Thought before Reflection:
According to an article in the Cleveland Wellness Center Magazine, we have a new thought about once a second, or something like 60,000 of them a day. That is one thought per second for 16 hours of seconds. According the the work cited by the Cleveland Clinic “Wellness” program, 80% are negative. Negative thinking triggers the brains centers for anxiety and depression. If we don’t manage raw thinking we become sad.
Are you surprised? The Cleveland Clinic tells us that each anxious thought stimulates depression. If we want to be happy, we have to intentionally recall the happy aspects of our lives. However, when people are depressed they are convinced that they don’t deserve happiness. So it turns out that our mother’s excellent advice to “count your blessings” is largely useless for the people who need it the most.
Why Would God Design our Brains to Be Hyper Aware of Danger?:
As I believer I look at this hyper awareness of “what might get us in trouble.” I believe it is an aspect of God’s loving nature. As any good friend or parent, God wants us to avoid unnecessary sorrow. God wants us to learn from pain. Joy is God’s intent. Fundamental to Wisdom ir to recognize that our thoughts do not reflect the nature of our lives very well. We need to be aware of the here and the now. The news is far more cheerful than what rattles around in our brain.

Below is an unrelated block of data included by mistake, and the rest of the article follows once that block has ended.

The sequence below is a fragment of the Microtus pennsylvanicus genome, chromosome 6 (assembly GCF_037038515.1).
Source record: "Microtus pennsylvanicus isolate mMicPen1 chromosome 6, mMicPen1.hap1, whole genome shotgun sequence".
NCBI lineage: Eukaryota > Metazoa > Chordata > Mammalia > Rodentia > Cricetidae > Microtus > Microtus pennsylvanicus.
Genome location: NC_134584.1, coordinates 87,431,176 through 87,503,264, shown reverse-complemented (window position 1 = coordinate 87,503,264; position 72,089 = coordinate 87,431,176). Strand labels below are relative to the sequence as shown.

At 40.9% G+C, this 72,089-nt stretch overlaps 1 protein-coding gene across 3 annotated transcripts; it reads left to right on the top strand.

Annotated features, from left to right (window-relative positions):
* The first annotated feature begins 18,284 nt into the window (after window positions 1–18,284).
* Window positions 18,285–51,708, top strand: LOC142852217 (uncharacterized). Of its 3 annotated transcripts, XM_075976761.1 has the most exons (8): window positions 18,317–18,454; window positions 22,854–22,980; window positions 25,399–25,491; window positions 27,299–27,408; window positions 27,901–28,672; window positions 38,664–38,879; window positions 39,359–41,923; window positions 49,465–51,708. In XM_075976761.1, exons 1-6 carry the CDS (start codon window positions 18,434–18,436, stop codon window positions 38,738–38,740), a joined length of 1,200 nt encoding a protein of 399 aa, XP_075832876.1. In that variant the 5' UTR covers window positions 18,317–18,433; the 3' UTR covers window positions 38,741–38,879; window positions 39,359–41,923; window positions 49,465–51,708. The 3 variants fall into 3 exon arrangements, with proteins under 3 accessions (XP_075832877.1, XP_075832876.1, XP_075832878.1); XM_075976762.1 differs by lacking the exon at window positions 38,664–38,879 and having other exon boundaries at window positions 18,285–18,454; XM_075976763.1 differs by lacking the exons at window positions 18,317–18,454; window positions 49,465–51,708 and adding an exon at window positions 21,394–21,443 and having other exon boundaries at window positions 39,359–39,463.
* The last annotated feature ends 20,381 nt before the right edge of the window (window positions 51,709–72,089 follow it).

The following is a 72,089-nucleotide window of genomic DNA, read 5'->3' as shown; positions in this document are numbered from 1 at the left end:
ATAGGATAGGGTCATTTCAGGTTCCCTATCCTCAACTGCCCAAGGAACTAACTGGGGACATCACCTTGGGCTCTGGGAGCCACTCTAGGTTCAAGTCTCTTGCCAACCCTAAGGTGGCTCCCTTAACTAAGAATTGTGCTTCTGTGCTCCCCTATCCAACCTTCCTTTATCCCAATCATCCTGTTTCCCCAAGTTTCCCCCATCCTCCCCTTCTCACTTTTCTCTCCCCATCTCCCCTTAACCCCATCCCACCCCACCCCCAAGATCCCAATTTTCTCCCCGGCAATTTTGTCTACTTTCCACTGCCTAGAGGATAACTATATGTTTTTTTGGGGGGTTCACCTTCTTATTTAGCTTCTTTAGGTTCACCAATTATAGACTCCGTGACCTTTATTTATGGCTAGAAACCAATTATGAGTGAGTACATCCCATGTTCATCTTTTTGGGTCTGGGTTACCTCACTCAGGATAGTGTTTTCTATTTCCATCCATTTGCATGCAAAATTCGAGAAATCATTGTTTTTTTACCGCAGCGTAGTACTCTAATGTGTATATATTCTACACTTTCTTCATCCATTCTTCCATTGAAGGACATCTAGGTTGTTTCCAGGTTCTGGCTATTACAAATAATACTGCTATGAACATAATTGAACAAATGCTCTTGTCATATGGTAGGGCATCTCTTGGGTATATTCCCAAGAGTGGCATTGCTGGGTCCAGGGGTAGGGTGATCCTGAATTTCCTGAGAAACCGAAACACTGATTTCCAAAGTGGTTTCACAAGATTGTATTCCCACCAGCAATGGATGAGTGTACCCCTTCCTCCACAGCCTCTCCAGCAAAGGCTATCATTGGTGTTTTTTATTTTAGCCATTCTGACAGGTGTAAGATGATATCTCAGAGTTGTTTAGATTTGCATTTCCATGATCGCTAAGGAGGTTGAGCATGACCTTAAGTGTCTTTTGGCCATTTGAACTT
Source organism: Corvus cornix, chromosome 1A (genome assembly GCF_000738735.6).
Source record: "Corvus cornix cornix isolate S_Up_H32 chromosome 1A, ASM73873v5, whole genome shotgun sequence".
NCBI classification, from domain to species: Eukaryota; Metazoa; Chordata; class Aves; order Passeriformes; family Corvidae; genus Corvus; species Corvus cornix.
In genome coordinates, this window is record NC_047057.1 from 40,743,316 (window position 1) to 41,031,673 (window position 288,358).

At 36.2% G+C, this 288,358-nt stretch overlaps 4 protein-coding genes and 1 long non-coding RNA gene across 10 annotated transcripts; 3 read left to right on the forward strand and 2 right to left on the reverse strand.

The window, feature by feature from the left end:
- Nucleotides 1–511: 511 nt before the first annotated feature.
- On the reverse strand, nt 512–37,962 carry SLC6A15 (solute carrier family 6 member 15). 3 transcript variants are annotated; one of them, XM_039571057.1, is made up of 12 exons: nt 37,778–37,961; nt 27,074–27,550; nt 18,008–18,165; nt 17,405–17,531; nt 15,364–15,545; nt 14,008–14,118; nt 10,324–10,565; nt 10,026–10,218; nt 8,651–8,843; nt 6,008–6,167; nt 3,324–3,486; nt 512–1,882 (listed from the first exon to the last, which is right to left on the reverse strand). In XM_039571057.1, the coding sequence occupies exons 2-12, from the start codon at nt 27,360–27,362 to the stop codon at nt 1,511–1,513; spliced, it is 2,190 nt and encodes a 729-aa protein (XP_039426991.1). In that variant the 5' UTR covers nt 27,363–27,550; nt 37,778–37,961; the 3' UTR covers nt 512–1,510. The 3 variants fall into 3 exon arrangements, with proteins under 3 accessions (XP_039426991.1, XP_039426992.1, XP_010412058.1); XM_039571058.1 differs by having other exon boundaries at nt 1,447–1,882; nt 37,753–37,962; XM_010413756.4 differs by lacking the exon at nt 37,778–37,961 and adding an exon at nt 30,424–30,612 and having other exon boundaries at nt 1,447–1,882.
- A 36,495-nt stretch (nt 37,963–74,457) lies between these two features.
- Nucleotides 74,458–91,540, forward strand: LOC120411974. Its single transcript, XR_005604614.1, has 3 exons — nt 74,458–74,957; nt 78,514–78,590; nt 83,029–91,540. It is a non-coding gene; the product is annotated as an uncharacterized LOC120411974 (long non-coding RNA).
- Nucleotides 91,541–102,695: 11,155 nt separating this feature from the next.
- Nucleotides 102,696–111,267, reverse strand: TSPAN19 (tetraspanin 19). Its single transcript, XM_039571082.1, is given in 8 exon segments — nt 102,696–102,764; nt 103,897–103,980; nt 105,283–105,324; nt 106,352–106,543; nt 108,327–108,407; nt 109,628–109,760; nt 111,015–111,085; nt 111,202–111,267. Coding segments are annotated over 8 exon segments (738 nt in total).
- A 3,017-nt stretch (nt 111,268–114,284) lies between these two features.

Getting Beyond the Pile of Negative Thoughts to Our Actual Experience:
The Mindfulness movement councils us to separate an awareness of our actual experience from the commentary about it, then focus on the experience itself in various ways. And I think it is very good stuff. As a believer, however, we have other powerful resources.
One of those resources is to take 10 minutes once or twice a day. Relax, slow down and ponder, “Lord, where have I met love today?” You might want to focus on joy, peace, patience or others “gifts” of the Spirit from Galatians 5:22-23. When you recall such a moment, thank God and jot it down. Then share it with at least one other person. Sharing any impression, positive or negative, strengthens it.
As anyone recalls and celebrates and shares “the good stuff,” our brains begin to develop new neural pathways to facilitate the new habit we are forming. For good or ill, that is what the brain does in response to any regular stimulation. A habit of looking for, thanking God and sharing good stuff reconfigures your brain. In time it becomes easier to see the beautiful, joyful, generous and strong. We become quick to share and celebrate life’s blessings. The power of God restores us to our rightful minds (Romans 12:2).